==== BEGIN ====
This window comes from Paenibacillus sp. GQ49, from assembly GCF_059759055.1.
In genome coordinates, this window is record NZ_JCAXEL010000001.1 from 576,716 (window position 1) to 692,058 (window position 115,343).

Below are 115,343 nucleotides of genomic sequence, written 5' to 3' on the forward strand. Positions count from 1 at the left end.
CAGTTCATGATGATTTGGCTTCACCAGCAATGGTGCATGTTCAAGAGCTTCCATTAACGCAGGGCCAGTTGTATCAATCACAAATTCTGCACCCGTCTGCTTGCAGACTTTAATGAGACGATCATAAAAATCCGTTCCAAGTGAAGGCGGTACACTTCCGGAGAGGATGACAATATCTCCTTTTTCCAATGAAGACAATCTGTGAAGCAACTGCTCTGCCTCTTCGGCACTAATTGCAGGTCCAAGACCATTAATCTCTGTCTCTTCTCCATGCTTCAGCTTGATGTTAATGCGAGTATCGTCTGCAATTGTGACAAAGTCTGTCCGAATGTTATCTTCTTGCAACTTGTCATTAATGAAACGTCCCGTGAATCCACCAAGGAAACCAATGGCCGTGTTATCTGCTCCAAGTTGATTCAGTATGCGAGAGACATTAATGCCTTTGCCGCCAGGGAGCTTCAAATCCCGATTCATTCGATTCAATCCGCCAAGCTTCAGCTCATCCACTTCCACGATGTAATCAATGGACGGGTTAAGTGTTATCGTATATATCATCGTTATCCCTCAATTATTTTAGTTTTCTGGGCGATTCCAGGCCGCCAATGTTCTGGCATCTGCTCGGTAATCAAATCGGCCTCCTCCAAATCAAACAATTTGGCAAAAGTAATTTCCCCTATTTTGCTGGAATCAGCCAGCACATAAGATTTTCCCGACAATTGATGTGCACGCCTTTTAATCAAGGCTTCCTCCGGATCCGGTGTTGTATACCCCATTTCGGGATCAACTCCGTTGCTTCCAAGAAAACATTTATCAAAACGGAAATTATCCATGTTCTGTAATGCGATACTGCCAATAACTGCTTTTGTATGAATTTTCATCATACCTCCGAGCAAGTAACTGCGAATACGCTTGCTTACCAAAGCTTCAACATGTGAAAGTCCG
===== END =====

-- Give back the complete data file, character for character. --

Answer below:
This window comes from Paenibacillus sp. GQ49, from assembly GCF_059759055.1.
In genome coordinates, this window is record NZ_JCAXEL010000001.1 from 576,716 (window position 1) to 692,058 (window position 115,343).

Below are 115,343 nucleotides of genomic sequence, written 5' to 3' on the forward strand. Positions count from 1 at the left end.
CAGTTCATGATGATTTGGCTTCACCAGCAATGGTGCATGTTCAAGAGCTTCCATTAACGCAGGGCCAGTTGTATCAATCACAAATTCTGCACCCGTCTGCTTGCAGACTTTAATGAGACGATCATAAAAATCCGTTCCAAGTGAAGGCGGTACACTTCCGGAGAGGATGACAATATCTCCTTTTTCCAATGAAGACAATCTGTGAAGCAACTGCTCTGCCTCTTCGGCACTAATTGCAGGTCCAAGACCATTAATCTCTGTCTCTTCTCCATGCTTCAGCTTGATGTTAATGCGAGTATCGTCTGCAATTGTGACAAAGTCTGTCCGAATGTTATCTTCTTGCAACTTGTCATTAATGAAACGTCCCGTGAATCCACCAAGGAAACCAATGGCCGTGTTATCTGCTCCAAGTTGATTCAGTATGCGAGAGACATTAATGCCTTTGCCGCCAGGGAGCTTCAAATCCCGATTCATTCGATTCAATCCGCCAAGCTTCAGCTCATCCACTTCCACGATGTAATCAATGGACGGGTTAAGTGTTATCGTATATATCATCGTTATCCCTCAATTATTTTAGTTTTCTGGGCGATTCCAGGCCGCCAATGTTCTGGCATCTGCTCGGTAATCAAATCGGCCTCCTCCAAATCAAACAATTTGGCAAAAGTAATTTCCCCTATTTTGCTGGAATCAGCCAGCACATAAGATTTTCCCGACAATTGATGTGCACGCCTTTTAATCAAGGCTTCCTCCGGATCCGGTGTTGTATACCCCATTTCGGGATCAACTCCGTTGCTTCCAAGAAAACATTTATCAAAACGGAAATTATCCATGTTCTGTAATGCGATACTGCCAATAACTGCTTTTGTATGAATTTTCATCATACCTCCGAGCAAGTAACTGCGAATACGCTTGCTTACCAAAGCTTCAACATGTGAAAGTCCG